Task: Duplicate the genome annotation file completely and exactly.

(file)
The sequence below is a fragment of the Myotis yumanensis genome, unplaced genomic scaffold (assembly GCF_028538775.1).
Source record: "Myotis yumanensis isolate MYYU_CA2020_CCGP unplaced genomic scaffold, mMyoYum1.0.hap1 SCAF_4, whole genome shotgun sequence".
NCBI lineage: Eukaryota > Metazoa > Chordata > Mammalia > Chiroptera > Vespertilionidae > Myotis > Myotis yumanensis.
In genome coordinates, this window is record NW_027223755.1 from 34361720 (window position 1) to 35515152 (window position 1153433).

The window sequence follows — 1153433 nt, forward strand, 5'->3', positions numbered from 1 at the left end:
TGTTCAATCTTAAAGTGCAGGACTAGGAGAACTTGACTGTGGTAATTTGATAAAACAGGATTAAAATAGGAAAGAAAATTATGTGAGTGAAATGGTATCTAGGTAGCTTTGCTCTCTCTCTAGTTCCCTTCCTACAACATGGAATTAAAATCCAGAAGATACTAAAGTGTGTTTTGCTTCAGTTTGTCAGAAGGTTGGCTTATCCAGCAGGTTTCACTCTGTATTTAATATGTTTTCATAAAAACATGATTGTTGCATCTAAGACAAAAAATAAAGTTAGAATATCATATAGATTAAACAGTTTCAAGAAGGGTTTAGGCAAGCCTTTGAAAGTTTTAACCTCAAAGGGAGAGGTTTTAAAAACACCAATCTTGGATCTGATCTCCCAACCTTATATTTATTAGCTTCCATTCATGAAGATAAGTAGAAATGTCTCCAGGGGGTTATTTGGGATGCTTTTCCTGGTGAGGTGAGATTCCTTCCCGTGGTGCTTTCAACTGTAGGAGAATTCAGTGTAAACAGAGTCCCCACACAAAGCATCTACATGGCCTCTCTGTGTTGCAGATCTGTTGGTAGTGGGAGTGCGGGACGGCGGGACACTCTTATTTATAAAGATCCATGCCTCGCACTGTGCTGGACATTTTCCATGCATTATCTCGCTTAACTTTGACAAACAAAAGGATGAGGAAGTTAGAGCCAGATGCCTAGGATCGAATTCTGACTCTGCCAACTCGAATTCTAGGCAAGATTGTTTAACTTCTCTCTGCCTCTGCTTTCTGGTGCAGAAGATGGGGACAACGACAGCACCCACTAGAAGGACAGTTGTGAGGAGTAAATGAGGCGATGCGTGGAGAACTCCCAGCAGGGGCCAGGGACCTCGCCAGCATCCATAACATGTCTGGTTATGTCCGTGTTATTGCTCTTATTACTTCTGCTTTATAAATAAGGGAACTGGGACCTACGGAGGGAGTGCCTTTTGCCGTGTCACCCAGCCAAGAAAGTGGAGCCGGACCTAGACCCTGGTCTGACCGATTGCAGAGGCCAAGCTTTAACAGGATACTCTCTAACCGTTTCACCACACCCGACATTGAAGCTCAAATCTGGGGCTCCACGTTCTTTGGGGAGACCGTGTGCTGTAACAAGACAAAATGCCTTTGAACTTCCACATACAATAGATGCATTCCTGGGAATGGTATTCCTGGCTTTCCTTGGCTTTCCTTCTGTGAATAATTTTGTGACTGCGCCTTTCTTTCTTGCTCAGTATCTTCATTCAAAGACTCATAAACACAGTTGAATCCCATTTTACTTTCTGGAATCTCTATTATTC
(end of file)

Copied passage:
The sequence below is a fragment of the Myotis yumanensis genome, unplaced genomic scaffold (assembly GCF_028538775.1).
Source record: "Myotis yumanensis isolate MYYU_CA2020_CCGP unplaced genomic scaffold, mMyoYum1.0.hap1 SCAF_4, whole genome shotgun sequence".
NCBI lineage: Eukaryota > Metazoa > Chordata > Mammalia > Chiroptera > Vespertilionidae > Myotis > Myotis yumanensis.
In genome coordinates, this window is record NW_027223755.1 from 34361720 (window position 1) to 35515152 (window position 1153433).

The window sequence follows — 1153433 nt, forward strand, 5'->3', positions numbered from 1 at the left end:
TGTTCAATCTTAAAGTGCAGGACTAGGAGAACTTGACTGTGGTAATTTGATAAAACAGGATTAAAATAGGAAAGAAAATTATGTGAGTGAAATGGTATCTAGGTAGCTTTGCTCTCTCTCTAGTTCCCTTCCTACAACATGGAATTAAAATCCAGAAGATACTAAAGTGTGTTTTGCTTCAGTTTGTCAGAAGGTTGGCTTATCCAGCAGGTTTCACTCTGTATTTAATATGTTTTCATAAAAACATGATTGTTGCATCTAAGACAAAAAATAAAGTTAGAATATCATATAGATTAAACAGTTTCAAGAAGGGTTTAGGCAAGCCTTTGAAAGTTTTAACCTCAAAGGGAGAGGTTTTAAAAACACCAATCTTGGATCTGATCTCCCAACCTTATATTTATTAGCTTCCATTCATGAAGATAAGTAGAAATGTCTCCAGGGGGTTATTTGGGATGCTTTTCCTGGTGAGGTGAGATTCCTTCCCGTGGTGCTTTCAACTGTAGGAGAATTCAGTGTAAACAGAGTCCCCACACAAAGCATCTACATGGCCTCTCTGTGTTGCAGATCTGTTGGTAGTGGGAGTGCGGGACGGCGGGACACTCTTATTTATAAAGATCCATGCCTCGCACTGTGCTGGACATTTTCCATGCATTATCTCGCTTAACTTTGACAAACAAAAGGATGAGGAAGTTAGAGCCAGATGCCTAGGATCGAATTCTGACTCTGCCAACTCGAATTCTAGGCAAGATTGTTTAACTTCTCTCTGCCTCTGCTTTCTGGTGCAGAAGATGGGGACAACGACAGCACCCACTAGAAGGACAGTTGTGAGGAGTAAATGAGGCGATGCGTGGAGAACTCCCAGCAGGGGCCAGGGACCTCGCCAGCATCCATAACATGTCTGGTTATGTCCGTGTTATTGCTCTTATTACTTCTGCTTTATAAATAAGGGAACTGGGACCTACGGAGGGAGTGCCTTTTGCCGTGTCACCCAGCCAAGAAAGTGGAGCCGGACCTAGACCCTGGTCTGACCGATTGCAGAGGCCAAGCTTTAACAGGATACTCTCTAACCGTTTCACCACACCCGACATTGAAGCTCAAATCTGGGGCTCCACGTTCTTTGGGGAGACCGTGTGCTGTAACAAGACAAAATGCCTTTGAACTTCCACATACAATAGATGCATTCCTGGGAATGGTATTCCTGGCTTTCCTTGGCTTTCCTTCTGTGAATAATTTTGTGACTGCGCCTTTCTTTCTTGCTCAGTATCTTCATTCAAAGACTCATAAACACAGTTGAATCCCATTTTACTTTCTGGAATCTCTATTATTC